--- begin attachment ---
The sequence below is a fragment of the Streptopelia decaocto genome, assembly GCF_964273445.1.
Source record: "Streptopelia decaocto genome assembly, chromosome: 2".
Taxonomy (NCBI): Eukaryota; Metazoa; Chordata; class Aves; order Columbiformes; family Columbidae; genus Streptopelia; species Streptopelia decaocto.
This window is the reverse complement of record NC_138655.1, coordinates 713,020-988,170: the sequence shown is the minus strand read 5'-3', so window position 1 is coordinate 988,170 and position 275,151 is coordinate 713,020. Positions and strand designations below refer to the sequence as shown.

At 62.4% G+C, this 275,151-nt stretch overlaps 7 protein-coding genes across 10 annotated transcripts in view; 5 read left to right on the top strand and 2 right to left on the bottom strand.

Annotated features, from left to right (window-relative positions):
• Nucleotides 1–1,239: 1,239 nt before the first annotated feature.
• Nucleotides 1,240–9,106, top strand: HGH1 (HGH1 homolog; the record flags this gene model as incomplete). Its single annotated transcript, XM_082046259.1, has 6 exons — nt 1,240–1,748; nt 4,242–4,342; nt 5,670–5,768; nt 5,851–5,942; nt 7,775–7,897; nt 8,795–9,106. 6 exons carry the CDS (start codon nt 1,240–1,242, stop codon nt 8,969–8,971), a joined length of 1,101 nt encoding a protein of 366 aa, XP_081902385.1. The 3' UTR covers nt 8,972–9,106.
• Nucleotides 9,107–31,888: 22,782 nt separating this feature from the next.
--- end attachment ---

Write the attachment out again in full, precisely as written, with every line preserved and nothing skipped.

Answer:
The sequence below is a fragment of the Streptopelia decaocto genome, assembly GCF_964273445.1.
Source record: "Streptopelia decaocto genome assembly, chromosome: 2".
Taxonomy (NCBI): Eukaryota; Metazoa; Chordata; class Aves; order Columbiformes; family Columbidae; genus Streptopelia; species Streptopelia decaocto.
This window is the reverse complement of record NC_138655.1, coordinates 713,020-988,170: the sequence shown is the minus strand read 5'-3', so window position 1 is coordinate 988,170 and position 275,151 is coordinate 713,020. Positions and strand designations below refer to the sequence as shown.

At 62.4% G+C, this 275,151-nt stretch overlaps 7 protein-coding genes across 10 annotated transcripts in view; 5 read left to right on the top strand and 2 right to left on the bottom strand.

Annotated features, from left to right (window-relative positions):
• Nucleotides 1–1,239: 1,239 nt before the first annotated feature.
• Nucleotides 1,240–9,106, top strand: HGH1 (HGH1 homolog; the record flags this gene model as incomplete). Its single annotated transcript, XM_082046259.1, has 6 exons — nt 1,240–1,748; nt 4,242–4,342; nt 5,670–5,768; nt 5,851–5,942; nt 7,775–7,897; nt 8,795–9,106. 6 exons carry the CDS (start codon nt 1,240–1,242, stop codon nt 8,969–8,971), a joined length of 1,101 nt encoding a protein of 366 aa, XP_081902385.1. The 3' UTR covers nt 8,972–9,106.
• Nucleotides 9,107–31,888: 22,782 nt separating this feature from the next.